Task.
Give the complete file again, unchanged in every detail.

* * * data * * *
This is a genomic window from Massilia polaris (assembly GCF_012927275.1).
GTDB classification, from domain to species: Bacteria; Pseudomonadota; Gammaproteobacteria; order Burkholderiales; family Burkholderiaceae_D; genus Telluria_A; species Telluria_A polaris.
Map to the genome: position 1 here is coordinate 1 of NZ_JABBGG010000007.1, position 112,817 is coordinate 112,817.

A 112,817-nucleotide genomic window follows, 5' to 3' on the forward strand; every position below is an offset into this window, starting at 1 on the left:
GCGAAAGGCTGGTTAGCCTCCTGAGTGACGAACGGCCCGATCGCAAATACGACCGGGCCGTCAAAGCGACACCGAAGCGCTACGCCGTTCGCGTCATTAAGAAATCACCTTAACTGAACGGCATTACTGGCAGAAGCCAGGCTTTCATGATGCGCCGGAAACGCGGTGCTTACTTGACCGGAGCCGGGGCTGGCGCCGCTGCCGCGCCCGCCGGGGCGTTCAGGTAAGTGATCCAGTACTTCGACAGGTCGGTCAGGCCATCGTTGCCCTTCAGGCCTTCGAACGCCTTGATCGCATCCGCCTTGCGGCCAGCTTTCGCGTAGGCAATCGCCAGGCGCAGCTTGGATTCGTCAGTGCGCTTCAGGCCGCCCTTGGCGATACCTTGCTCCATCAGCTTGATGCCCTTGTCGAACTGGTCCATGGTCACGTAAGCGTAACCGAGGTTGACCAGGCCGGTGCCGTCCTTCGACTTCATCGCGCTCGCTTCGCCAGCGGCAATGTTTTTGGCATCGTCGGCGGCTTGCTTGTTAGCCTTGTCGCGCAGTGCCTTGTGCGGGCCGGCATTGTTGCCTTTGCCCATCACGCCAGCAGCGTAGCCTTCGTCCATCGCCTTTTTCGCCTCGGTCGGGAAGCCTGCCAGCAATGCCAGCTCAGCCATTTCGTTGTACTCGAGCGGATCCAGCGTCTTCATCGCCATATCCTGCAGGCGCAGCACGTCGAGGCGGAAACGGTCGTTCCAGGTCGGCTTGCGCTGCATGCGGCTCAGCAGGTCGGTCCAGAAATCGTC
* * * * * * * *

This is a genomic window from Massilia polaris (assembly GCF_012927275.1).
GTDB classification, from domain to species: Bacteria; Pseudomonadota; Gammaproteobacteria; order Burkholderiales; family Burkholderiaceae_D; genus Telluria_A; species Telluria_A polaris.
Map to the genome: position 1 here is coordinate 1 of NZ_JABBGG010000007.1, position 112,817 is coordinate 112,817.

A 112,817-nucleotide genomic window follows, 5' to 3' on the forward strand; every position below is an offset into this window, starting at 1 on the left:
GCGAAAGGCTGGTTAGCCTCCTGAGTGACGAACGGCCCGATCGCAAATACGACCGGGCCGTCAAAGCGACACCGAAGCGCTACGCCGTTCGCGTCATTAAGAAATCACCTTAACTGAACGGCATTACTGGCAGAAGCCAGGCTTTCATGATGCGCCGGAAACGCGGTGCTTACTTGACCGGAGCCGGGGCTGGCGCCGCTGCCGCGCCCGCCGGGGCGTTCAGGTAAGTGATCCAGTACTTCGACAGGTCGGTCAGGCCATCGTTGCCCTTCAGGCCTTCGAACGCCTTGATCGCATCCGCCTTGCGGCCAGCTTTCGCGTAGGCAATCGCCAGGCGCAGCTTGGATTCGTCAGTGCGCTTCAGGCCGCCCTTGGCGATACCTTGCTCCATCAGCTTGATGCCCTTGTCGAACTGGTCCATGGTCACGTAAGCGTAACCGAGGTTGACCAGGCCGGTGCCGTCCTTCGACTTCATCGCGCTCGCTTCGCCAGCGGCAATGTTTTTGGCATCGTCGGCGGCTTGCTTGTTAGCCTTGTCGCGCAGTGCCTTGTGCGGGCCGGCATTGTTGCCTTTGCCCATCACGCCAGCAGCGTAGCCTTCGTCCATCGCCTTTTTCGCCTCGGTCGGGAAGCCTGCCAGCAATGCCAGCTCAGCCATTTCGTTGTACTCGAGCGGATCCAGCGTCTTCATCGCCATATCCTGCAGGCGCAGCACGTCGAGGCGGAAACGGTCGTTCCAGGTCGGCTTGCGCTGCATGCGGCTCAGCAGGTCGGTCCAGAAATCGTC